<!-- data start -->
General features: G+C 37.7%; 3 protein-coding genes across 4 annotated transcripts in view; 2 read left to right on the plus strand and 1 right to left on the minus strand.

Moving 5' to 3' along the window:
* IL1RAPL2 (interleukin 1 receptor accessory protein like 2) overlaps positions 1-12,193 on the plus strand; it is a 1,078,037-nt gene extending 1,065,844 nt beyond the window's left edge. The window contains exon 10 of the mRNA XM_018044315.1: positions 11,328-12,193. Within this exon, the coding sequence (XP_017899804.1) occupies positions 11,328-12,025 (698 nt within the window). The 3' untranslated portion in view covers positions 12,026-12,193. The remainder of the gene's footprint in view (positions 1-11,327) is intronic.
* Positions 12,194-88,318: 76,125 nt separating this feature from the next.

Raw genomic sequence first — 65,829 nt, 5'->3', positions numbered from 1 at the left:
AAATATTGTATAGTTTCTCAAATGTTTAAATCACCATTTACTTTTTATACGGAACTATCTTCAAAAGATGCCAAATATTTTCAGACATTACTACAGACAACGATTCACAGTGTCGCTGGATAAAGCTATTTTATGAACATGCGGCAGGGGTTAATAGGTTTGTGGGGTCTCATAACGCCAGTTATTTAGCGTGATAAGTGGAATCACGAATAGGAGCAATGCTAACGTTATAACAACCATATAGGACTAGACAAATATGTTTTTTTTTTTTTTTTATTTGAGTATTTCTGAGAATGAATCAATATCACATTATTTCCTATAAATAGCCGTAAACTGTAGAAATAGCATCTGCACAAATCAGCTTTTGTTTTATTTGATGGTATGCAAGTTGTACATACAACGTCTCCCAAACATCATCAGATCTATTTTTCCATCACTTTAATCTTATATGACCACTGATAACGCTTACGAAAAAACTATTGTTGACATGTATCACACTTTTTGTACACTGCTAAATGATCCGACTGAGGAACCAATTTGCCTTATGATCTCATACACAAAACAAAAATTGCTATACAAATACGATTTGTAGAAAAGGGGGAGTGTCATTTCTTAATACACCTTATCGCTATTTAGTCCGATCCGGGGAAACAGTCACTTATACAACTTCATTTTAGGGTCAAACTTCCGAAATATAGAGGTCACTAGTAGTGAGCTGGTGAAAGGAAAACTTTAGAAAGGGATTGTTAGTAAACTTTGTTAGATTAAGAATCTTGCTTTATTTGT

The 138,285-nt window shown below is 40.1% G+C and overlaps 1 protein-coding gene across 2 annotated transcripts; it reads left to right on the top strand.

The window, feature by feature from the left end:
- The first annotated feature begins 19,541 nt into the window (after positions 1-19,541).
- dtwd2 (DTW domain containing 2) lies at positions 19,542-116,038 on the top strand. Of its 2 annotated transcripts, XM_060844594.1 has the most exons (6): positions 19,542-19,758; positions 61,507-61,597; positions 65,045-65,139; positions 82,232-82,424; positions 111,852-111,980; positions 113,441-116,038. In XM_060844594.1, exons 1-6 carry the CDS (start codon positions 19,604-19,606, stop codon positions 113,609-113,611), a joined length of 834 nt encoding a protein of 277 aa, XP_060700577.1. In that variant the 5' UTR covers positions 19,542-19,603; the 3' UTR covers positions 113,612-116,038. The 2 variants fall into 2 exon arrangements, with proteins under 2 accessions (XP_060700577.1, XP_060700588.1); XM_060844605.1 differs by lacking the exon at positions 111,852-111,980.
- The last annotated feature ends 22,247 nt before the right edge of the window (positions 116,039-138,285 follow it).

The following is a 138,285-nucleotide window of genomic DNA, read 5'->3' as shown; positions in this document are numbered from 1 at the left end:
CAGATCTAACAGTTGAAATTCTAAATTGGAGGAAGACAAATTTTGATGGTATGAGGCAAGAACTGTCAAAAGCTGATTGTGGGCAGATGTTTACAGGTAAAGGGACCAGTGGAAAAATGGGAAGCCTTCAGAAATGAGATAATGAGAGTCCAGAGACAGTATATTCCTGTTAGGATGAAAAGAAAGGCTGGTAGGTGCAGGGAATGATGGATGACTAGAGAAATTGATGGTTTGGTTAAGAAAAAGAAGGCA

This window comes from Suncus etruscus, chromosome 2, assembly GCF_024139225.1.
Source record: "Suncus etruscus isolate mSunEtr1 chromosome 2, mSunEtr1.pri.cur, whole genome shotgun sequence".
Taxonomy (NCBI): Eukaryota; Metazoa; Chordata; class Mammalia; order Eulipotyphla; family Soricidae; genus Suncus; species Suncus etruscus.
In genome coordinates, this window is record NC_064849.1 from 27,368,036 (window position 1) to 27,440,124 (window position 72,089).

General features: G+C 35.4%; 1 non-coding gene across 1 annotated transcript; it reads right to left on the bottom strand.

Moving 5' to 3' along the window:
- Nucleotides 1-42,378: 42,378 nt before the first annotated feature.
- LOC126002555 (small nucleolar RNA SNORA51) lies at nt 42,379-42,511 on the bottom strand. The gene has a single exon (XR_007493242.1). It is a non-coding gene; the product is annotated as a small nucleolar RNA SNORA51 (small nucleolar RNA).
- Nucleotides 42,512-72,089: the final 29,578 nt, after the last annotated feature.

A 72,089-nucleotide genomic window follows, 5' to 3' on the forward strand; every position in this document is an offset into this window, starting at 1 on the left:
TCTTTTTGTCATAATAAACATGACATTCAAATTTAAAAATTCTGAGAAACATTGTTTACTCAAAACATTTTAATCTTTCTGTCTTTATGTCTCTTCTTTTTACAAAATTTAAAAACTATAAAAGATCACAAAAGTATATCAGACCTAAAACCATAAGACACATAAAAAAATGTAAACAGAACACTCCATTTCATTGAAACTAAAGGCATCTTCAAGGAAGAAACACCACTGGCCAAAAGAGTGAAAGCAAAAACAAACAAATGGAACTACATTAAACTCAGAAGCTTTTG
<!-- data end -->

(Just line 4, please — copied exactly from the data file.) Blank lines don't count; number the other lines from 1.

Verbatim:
* Positions 12,194-88,318: 76,125 nt separating this feature from the next.